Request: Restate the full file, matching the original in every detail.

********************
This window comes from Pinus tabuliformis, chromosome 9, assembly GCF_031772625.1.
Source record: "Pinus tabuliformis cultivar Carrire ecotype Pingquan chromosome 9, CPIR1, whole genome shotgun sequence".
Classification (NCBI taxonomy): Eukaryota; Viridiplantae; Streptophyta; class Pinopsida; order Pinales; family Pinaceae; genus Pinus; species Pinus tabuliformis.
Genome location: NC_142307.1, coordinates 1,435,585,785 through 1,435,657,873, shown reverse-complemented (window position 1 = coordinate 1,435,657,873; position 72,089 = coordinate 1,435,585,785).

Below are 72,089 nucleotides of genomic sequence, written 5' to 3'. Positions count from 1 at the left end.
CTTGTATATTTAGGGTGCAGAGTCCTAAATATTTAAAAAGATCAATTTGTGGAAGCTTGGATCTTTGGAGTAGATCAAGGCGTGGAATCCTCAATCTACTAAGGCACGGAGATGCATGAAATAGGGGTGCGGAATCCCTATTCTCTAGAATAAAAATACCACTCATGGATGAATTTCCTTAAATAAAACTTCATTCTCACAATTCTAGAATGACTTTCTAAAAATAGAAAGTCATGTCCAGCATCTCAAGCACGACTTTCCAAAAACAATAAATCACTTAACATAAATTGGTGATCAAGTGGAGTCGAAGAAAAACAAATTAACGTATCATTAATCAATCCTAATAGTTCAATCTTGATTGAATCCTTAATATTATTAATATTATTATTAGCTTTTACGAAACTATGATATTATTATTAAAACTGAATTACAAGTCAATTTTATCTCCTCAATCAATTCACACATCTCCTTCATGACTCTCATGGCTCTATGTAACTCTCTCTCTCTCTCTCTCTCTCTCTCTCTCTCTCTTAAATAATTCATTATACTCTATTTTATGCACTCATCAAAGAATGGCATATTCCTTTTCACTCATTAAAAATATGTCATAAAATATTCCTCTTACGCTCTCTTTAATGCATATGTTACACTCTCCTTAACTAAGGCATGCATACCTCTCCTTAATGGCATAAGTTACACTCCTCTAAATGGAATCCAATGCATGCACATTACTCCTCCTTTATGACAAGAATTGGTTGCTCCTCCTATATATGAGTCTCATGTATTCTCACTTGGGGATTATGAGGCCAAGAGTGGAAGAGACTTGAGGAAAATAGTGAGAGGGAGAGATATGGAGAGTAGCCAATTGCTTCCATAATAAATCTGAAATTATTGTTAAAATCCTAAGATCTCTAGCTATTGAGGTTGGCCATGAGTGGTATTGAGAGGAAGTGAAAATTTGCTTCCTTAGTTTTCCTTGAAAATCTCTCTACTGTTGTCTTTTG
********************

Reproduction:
This window comes from Pinus tabuliformis, chromosome 9, assembly GCF_031772625.1.
Source record: "Pinus tabuliformis cultivar Carrire ecotype Pingquan chromosome 9, CPIR1, whole genome shotgun sequence".
Classification (NCBI taxonomy): Eukaryota; Viridiplantae; Streptophyta; class Pinopsida; order Pinales; family Pinaceae; genus Pinus; species Pinus tabuliformis.
Genome location: NC_142307.1, coordinates 1,435,585,785 through 1,435,657,873, shown reverse-complemented (window position 1 = coordinate 1,435,657,873; position 72,089 = coordinate 1,435,585,785).

Below are 72,089 nucleotides of genomic sequence, written 5' to 3'. Positions count from 1 at the left end.
CTTGTATATTTAGGGTGCAGAGTCCTAAATATTTAAAAAGATCAATTTGTGGAAGCTTGGATCTTTGGAGTAGATCAAGGCGTGGAATCCTCAATCTACTAAGGCACGGAGATGCATGAAATAGGGGTGCGGAATCCCTATTCTCTAGAATAAAAATACCACTCATGGATGAATTTCCTTAAATAAAACTTCATTCTCACAATTCTAGAATGACTTTCTAAAAATAGAAAGTCATGTCCAGCATCTCAAGCACGACTTTCCAAAAACAATAAATCACTTAACATAAATTGGTGATCAAGTGGAGTCGAAGAAAAACAAATTAACGTATCATTAATCAATCCTAATAGTTCAATCTTGATTGAATCCTTAATATTATTAATATTATTATTAGCTTTTACGAAACTATGATATTATTATTAAAACTGAATTACAAGTCAATTTTATCTCCTCAATCAATTCACACATCTCCTTCATGACTCTCATGGCTCTATGTAACTCTCTCTCTCTCTCTCTCTCTCTCTCTCTCTCTCTTAAATAATTCATTATACTCTATTTTATGCACTCATCAAAGAATGGCATATTCCTTTTCACTCATTAAAAATATGTCATAAAATATTCCTCTTACGCTCTCTTTAATGCATATGTTACACTCTCCTTAACTAAGGCATGCATACCTCTCCTTAATGGCATAAGTTACACTCCTCTAAATGGAATCCAATGCATGCACATTACTCCTCCTTTATGACAAGAATTGGTTGCTCCTCCTATATATGAGTCTCATGTATTCTCACTTGGGGATTATGAGGCCAAGAGTGGAAGAGACTTGAGGAAAATAGTGAGAGGGAGAGATATGGAGAGTAGCCAATTGCTTCCATAATAAATCTGAAATTATTGTTAAAATCCTAAGATCTCTAGCTATTGAGGTTGGCCATGAGTGGTATTGAGAGGAAGTGAAAATTTGCTTCCTTAGTTTTCCTTGAAAATCTCTCTACTGTTGTCTTTTG